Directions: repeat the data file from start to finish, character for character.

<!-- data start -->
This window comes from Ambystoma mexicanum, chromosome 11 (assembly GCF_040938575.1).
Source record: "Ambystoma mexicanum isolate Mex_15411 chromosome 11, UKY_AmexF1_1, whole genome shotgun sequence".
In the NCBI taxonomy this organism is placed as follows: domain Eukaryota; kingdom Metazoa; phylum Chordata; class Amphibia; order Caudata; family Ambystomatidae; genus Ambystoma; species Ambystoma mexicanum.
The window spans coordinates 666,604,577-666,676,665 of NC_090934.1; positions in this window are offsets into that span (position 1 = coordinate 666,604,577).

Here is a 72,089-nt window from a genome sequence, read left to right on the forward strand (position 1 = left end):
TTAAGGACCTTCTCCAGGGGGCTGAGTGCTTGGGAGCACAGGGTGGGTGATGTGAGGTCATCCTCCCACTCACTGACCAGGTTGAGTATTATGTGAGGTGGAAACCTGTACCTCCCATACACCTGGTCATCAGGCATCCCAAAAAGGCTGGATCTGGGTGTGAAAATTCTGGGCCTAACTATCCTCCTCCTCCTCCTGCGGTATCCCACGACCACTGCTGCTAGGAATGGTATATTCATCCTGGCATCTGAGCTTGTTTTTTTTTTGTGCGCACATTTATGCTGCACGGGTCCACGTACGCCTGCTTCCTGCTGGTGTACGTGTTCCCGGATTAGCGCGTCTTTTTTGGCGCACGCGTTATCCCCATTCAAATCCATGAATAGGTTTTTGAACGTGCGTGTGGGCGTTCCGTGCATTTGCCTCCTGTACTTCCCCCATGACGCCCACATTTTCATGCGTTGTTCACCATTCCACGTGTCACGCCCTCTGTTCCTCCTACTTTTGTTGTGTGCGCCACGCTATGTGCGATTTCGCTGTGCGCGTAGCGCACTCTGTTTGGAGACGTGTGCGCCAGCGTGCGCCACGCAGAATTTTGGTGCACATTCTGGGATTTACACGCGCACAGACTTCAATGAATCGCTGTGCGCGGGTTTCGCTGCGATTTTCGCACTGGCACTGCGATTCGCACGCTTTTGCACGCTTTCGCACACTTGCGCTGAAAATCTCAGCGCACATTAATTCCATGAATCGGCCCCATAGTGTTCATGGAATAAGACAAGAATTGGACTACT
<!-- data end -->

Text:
This window comes from Ambystoma mexicanum, chromosome 11 (assembly GCF_040938575.1).
Source record: "Ambystoma mexicanum isolate Mex_15411 chromosome 11, UKY_AmexF1_1, whole genome shotgun sequence".
In the NCBI taxonomy this organism is placed as follows: domain Eukaryota; kingdom Metazoa; phylum Chordata; class Amphibia; order Caudata; family Ambystomatidae; genus Ambystoma; species Ambystoma mexicanum.
The window spans coordinates 666,604,577-666,676,665 of NC_090934.1; positions in this window are offsets into that span (position 1 = coordinate 666,604,577).

Here is a 72,089-nt window from a genome sequence, read left to right on the forward strand (position 1 = left end):
TTAAGGACCTTCTCCAGGGGGCTGAGTGCTTGGGAGCACAGGGTGGGTGATGTGAGGTCATCCTCCCACTCACTGACCAGGTTGAGTATTATGTGAGGTGGAAACCTGTACCTCCCATACACCTGGTCATCAGGCATCCCAAAAAGGCTGGATCTGGGTGTGAAAATTCTGGGCCTAACTATCCTCCTCCTCCTCCTGCGGTATCCCACGACCACTGCTGCTAGGAATGGTATATTCATCCTGGCATCTGAGCTTGTTTTTTTTTTGTGCGCACATTTATGCTGCACGGGTCCACGTACGCCTGCTTCCTGCTGGTGTACGTGTTCCCGGATTAGCGCGTCTTTTTTGGCGCACGCGTTATCCCCATTCAAATCCATGAATAGGTTTTTGAACGTGCGTGTGGGCGTTCCGTGCATTTGCCTCCTGTACTTCCCCCATGACGCCCACATTTTCATGCGTTGTTCACCATTCCACGTGTCACGCCCTCTGTTCCTCCTACTTTTGTTGTGTGCGCCACGCTATGTGCGATTTCGCTGTGCGCGTAGCGCACTCTGTTTGGAGACGTGTGCGCCAGCGTGCGCCACGCAGAATTTTGGTGCACATTCTGGGATTTACACGCGCACAGACTTCAATGAATCGCTGTGCGCGGGTTTCGCTGCGATTTTCGCACTGGCACTGCGATTCGCACGCTTTTGCACGCTTTCGCACACTTGCGCTGAAAATCTCAGCGCACATTAATTCCATGAATCGGCCCCATAGTGTTCATGGAATAAGACAAGAATTGGACTACT